Sleeping has been tough these last couple of nights, as my head and chest are pretty congested from this nasty Florida-acquired head-cold. There is an advantage to waking up at 3 AM though; you get to appreciate the middle-of-the-night sounds that normally cruise below the perceptual radar.

Our hundred year-old timber house creaks and groans as it adjusts to changes in the outside temperature. The heating system comes on periodically, and the sound of either the electric or oil furnace tells me just how cold it is outside (the oil only kicks in below -12C). The three room humidifiers all come on at different times, trying to keep some semblance of moisture in this dry wood and stucco sponge that predates the use of vapor barriers and insulation in the walls. The refrigerator’s compressor hums periodically as it engages to keep the temperature stable and our food safe. If you close your eyes and listen really hard, you can hear the fan on my computer and the flickering diodes on the modem and other electronics in my office. And if you’re really lucky, you might hear some late-night denizen of the wild scrambling over the rooftop (usually a squirrel) or overturning a garbage can (raccoon or skunk).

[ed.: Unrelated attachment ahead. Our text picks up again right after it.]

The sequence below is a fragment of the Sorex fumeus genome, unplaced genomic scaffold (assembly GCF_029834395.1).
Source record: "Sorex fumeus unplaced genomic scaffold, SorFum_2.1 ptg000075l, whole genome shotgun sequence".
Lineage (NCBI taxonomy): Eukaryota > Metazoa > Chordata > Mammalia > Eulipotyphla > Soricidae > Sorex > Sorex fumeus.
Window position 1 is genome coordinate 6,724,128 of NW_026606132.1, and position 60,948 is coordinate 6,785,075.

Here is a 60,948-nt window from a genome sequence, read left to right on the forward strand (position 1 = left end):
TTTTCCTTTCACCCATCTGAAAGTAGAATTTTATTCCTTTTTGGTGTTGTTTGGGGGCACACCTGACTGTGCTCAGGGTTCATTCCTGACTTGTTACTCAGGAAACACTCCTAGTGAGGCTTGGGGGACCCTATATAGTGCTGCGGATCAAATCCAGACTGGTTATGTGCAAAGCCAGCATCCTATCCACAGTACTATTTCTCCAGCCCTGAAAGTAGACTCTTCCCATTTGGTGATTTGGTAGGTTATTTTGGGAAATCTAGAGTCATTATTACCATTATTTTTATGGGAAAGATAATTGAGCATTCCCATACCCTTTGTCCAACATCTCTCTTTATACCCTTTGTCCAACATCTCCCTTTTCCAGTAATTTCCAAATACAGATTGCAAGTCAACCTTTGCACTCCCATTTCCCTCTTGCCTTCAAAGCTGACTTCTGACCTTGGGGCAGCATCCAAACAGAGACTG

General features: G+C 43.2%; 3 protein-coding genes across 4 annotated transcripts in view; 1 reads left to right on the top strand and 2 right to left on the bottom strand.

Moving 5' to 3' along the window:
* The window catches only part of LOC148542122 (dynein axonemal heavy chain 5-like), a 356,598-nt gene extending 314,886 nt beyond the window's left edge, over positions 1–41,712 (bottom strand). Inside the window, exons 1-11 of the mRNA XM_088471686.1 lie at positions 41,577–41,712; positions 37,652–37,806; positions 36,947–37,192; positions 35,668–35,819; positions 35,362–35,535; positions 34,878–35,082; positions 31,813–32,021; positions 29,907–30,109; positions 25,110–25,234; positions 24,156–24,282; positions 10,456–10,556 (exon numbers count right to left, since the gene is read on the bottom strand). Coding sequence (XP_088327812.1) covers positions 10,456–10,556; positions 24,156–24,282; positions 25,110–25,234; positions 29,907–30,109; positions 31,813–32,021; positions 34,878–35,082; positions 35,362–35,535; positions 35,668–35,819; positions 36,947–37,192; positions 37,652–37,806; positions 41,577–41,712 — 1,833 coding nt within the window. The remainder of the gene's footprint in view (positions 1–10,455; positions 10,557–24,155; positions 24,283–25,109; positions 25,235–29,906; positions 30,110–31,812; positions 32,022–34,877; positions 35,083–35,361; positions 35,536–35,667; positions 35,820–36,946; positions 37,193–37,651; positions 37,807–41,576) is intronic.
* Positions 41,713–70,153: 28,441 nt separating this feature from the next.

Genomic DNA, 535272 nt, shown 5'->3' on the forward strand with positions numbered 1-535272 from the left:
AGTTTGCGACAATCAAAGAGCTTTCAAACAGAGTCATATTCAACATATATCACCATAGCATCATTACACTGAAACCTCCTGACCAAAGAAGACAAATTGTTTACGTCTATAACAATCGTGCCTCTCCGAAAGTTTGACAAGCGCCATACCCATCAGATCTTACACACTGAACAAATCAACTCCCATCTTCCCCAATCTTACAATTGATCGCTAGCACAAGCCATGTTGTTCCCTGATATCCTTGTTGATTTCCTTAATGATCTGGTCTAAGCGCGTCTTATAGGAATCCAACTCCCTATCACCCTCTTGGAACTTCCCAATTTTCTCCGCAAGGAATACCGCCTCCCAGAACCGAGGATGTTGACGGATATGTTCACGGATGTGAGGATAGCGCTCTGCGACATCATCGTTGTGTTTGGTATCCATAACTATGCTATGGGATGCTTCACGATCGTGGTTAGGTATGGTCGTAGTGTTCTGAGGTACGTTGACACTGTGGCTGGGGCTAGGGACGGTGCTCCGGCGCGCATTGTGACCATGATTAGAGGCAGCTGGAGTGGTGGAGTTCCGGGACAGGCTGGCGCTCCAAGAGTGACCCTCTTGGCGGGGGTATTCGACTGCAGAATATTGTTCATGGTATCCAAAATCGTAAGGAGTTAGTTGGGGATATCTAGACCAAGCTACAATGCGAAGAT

The “thunk” of the newspaper hitting the front stoop at 4:30 AM heralds in the morning even though it’s pitch black outside.

Last night I watched a CBC documentary about all the wildlife in and out of a suburban home, and how there’s so much background action of which we’re hardly aware. I believe it. All very comforting signs that we’re still alive.

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